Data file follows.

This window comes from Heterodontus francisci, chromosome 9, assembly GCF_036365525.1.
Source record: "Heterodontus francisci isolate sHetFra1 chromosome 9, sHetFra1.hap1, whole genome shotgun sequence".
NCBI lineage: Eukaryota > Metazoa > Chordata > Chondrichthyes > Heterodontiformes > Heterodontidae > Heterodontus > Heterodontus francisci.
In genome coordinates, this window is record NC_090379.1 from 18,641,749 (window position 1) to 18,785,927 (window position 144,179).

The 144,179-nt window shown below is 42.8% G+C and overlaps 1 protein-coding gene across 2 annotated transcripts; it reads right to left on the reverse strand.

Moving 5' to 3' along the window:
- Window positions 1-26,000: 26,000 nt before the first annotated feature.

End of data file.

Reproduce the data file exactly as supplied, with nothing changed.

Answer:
This window comes from Heterodontus francisci, chromosome 9, assembly GCF_036365525.1.
Source record: "Heterodontus francisci isolate sHetFra1 chromosome 9, sHetFra1.hap1, whole genome shotgun sequence".
NCBI lineage: Eukaryota > Metazoa > Chordata > Chondrichthyes > Heterodontiformes > Heterodontidae > Heterodontus > Heterodontus francisci.
In genome coordinates, this window is record NC_090379.1 from 18,641,749 (window position 1) to 18,785,927 (window position 144,179).

The 144,179-nt window shown below is 42.8% G+C and overlaps 1 protein-coding gene across 2 annotated transcripts; it reads right to left on the reverse strand.

Moving 5' to 3' along the window:
- Window positions 1-26,000: 26,000 nt before the first annotated feature.